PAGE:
Italians usually spend Christmas Day enjoying the company of their families. The Italians eat Christmas dinner at midday on December 25. In Italy the menu varies from region to region. Both roast turkey and ham are popular main courses, and a bowl of lentils with sausage is often served as a side dish. In addition, many Italians serve panettone, a sweet Christmas bread originally from Milan, as a Christmas dessert (see also Christmas Cake). Amaretti, almond cookies, cannoli, tubes of pastry filled with sweetened ricotta cheese and candied fruit, and strufoli, fried dough balls, often appear on the dessert table. Sometimes children write letters to their parents, which they place next to their father's plate. The letters usually offer an apology for past misbehavior and a promise of better behavior to come. The letters also provide the children an opportunity to show off their handwriting.

New Year

Italian folklore teaches that the first person one encounters after midnight on New Year's Eve determines one's luck for the year to come (see also Firstfooting). The luckiest person to encounter is a young, healthy man. Meeting a priest means you will attend a funeral, perhaps your own, whereas meeting a child means you may die young. If the first person you encounter is a woman, you will have bad luck in the coming year.


La Befana, the traditional Italian gift bringer, arrives on January 6, Epiphany. Many children write letters to La Befana in the weeks preceding Epiphany, describing the kind of gifts they would like to receive (see also Children's Letters). On Epiphany Eve they leave their stockings by the fire, and the next morning they find them filled with presents. Many young people celebrate Epiphany by gathering in the streets and welcoming Epiphany and La Befana with horn blasts and other forms of noisemaking. In some parts of Italy Santa Claus now competes with La Befana for the affections of Italian children.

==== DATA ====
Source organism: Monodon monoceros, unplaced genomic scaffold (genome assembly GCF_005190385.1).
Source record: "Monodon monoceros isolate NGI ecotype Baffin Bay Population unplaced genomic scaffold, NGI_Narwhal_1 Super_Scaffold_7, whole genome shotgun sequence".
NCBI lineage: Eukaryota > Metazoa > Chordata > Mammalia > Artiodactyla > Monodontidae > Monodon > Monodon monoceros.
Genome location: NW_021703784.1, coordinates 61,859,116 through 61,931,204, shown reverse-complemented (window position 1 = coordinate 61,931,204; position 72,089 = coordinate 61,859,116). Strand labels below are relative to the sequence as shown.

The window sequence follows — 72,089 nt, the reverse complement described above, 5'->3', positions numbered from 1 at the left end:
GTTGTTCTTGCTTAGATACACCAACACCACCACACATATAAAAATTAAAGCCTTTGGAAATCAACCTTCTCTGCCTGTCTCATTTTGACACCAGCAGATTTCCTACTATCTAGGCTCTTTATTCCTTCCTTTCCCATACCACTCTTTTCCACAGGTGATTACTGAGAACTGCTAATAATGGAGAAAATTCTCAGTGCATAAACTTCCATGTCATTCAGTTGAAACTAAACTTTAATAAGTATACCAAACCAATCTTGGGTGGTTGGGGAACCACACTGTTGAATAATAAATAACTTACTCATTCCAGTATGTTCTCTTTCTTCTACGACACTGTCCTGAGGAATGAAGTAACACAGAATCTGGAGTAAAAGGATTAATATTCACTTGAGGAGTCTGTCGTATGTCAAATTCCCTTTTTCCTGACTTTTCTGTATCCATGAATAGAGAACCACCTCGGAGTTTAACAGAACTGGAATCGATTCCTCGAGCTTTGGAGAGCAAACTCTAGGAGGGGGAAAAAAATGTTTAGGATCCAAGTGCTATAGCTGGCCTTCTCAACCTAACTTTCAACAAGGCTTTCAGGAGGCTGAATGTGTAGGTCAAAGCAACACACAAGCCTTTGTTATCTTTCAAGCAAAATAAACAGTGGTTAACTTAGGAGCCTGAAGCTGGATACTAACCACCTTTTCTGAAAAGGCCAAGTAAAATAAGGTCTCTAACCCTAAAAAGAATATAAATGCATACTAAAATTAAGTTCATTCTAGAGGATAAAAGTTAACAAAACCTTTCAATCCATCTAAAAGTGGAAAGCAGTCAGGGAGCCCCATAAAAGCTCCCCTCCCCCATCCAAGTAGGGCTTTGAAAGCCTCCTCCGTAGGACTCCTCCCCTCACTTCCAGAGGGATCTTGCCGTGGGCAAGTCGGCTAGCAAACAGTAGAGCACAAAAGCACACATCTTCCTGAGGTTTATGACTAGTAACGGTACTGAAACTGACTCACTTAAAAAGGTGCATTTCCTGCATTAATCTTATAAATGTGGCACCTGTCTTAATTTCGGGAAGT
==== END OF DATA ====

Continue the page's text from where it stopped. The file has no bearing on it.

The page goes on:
In some Italian cities people give gifts to traffic policemen on Epiphany. As the day wears on, mounds of presents, such as fruit baskets, wine, and food, pile up around the stands from which they direct traffic. This practical custom probably offers those who practice it the hope that small traffic infractions will be ignored in the coming year.

Further Reading

Del Re, Gerard, and Patricia Del Re. The Christmas Almanack. Garden City, N.Y.: Doubleday, 1979. Ross, Corinne. Christmas in Italy. Chicago: World Book-Childcraft International, 1979. Spicer, Dorothy Gladys. The Book of Festivals. 1937. Reprint. Detroit, Mich.: Omnigraphics, 1990.
Encyclopedia of Christmas and New Year's Celebrations, 2nd ed. © Omnigraphics, Inc. 2003